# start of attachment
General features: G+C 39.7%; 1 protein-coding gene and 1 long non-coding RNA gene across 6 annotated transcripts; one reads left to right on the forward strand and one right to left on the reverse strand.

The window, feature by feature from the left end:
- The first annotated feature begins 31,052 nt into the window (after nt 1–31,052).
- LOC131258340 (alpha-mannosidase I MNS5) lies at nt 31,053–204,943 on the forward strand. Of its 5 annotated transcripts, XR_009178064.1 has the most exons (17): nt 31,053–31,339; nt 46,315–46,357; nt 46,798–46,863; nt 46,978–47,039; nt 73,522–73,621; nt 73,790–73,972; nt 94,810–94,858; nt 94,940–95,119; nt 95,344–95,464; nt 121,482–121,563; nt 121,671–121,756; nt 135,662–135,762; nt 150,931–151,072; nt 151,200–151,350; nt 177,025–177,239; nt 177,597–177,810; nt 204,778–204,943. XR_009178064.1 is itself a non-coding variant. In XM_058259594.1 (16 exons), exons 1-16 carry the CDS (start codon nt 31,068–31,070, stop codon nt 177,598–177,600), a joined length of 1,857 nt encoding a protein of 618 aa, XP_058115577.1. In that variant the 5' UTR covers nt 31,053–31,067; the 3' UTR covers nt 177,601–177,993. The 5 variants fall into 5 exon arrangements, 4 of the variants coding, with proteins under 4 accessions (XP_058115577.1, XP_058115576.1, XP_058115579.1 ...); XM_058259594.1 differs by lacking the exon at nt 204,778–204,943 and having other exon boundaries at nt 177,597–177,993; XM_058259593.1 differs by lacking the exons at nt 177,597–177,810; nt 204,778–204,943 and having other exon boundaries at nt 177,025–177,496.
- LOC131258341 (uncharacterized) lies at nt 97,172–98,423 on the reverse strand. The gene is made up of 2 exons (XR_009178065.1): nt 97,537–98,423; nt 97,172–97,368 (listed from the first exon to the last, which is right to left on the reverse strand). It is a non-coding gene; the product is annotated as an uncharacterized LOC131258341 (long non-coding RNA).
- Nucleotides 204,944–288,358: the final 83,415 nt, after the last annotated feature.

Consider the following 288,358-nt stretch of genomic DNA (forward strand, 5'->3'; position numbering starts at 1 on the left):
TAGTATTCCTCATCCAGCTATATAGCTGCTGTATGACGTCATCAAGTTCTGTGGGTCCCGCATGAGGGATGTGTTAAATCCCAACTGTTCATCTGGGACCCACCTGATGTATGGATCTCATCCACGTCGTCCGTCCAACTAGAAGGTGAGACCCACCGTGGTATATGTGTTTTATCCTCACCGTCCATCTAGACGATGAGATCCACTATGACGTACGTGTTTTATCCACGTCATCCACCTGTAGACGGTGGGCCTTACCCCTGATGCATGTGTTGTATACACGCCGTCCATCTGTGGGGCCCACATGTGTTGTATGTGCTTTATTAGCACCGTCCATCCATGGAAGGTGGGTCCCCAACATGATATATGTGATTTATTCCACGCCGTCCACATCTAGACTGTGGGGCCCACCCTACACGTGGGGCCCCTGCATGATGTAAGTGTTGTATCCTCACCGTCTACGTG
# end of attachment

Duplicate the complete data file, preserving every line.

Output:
General features: G+C 39.7%; 1 protein-coding gene and 1 long non-coding RNA gene across 6 annotated transcripts; one reads left to right on the forward strand and one right to left on the reverse strand.

The window, feature by feature from the left end:
- The first annotated feature begins 31,052 nt into the window (after nt 1–31,052).
- LOC131258340 (alpha-mannosidase I MNS5) lies at nt 31,053–204,943 on the forward strand. Of its 5 annotated transcripts, XR_009178064.1 has the most exons (17): nt 31,053–31,339; nt 46,315–46,357; nt 46,798–46,863; nt 46,978–47,039; nt 73,522–73,621; nt 73,790–73,972; nt 94,810–94,858; nt 94,940–95,119; nt 95,344–95,464; nt 121,482–121,563; nt 121,671–121,756; nt 135,662–135,762; nt 150,931–151,072; nt 151,200–151,350; nt 177,025–177,239; nt 177,597–177,810; nt 204,778–204,943. XR_009178064.1 is itself a non-coding variant. In XM_058259594.1 (16 exons), exons 1-16 carry the CDS (start codon nt 31,068–31,070, stop codon nt 177,598–177,600), a joined length of 1,857 nt encoding a protein of 618 aa, XP_058115577.1. In that variant the 5' UTR covers nt 31,053–31,067; the 3' UTR covers nt 177,601–177,993. The 5 variants fall into 5 exon arrangements, 4 of the variants coding, with proteins under 4 accessions (XP_058115577.1, XP_058115576.1, XP_058115579.1 ...); XM_058259594.1 differs by lacking the exon at nt 204,778–204,943 and having other exon boundaries at nt 177,597–177,993; XM_058259593.1 differs by lacking the exons at nt 177,597–177,810; nt 204,778–204,943 and having other exon boundaries at nt 177,025–177,496.
- LOC131258341 (uncharacterized) lies at nt 97,172–98,423 on the reverse strand. The gene is made up of 2 exons (XR_009178065.1): nt 97,537–98,423; nt 97,172–97,368 (listed from the first exon to the last, which is right to left on the reverse strand). It is a non-coding gene; the product is annotated as an uncharacterized LOC131258341 (long non-coding RNA).
- Nucleotides 204,944–288,358: the final 83,415 nt, after the last annotated feature.

Consider the following 288,358-nt stretch of genomic DNA (forward strand, 5'->3'; position numbering starts at 1 on the left):
TAGTATTCCTCATCCAGCTATATAGCTGCTGTATGACGTCATCAAGTTCTGTGGGTCCCGCATGAGGGATGTGTTAAATCCCAACTGTTCATCTGGGACCCACCTGATGTATGGATCTCATCCACGTCGTCCGTCCAACTAGAAGGTGAGACCCACCGTGGTATATGTGTTTTATCCTCACCGTCCATCTAGACGATGAGATCCACTATGACGTACGTGTTTTATCCACGTCATCCACCTGTAGACGGTGGGCCTTACCCCTGATGCATGTGTTGTATACACGCCGTCCATCTGTGGGGCCCACATGTGTTGTATGTGCTTTATTAGCACCGTCCATCCATGGAAGGTGGGTCCCCAACATGATATATGTGATTTATTCCACGCCGTCCACATCTAGACTGTGGGGCCCACCCTACACGTGGGGCCCCTGCATGATGTAAGTGTTGTATCCTCACCGTCTACGTG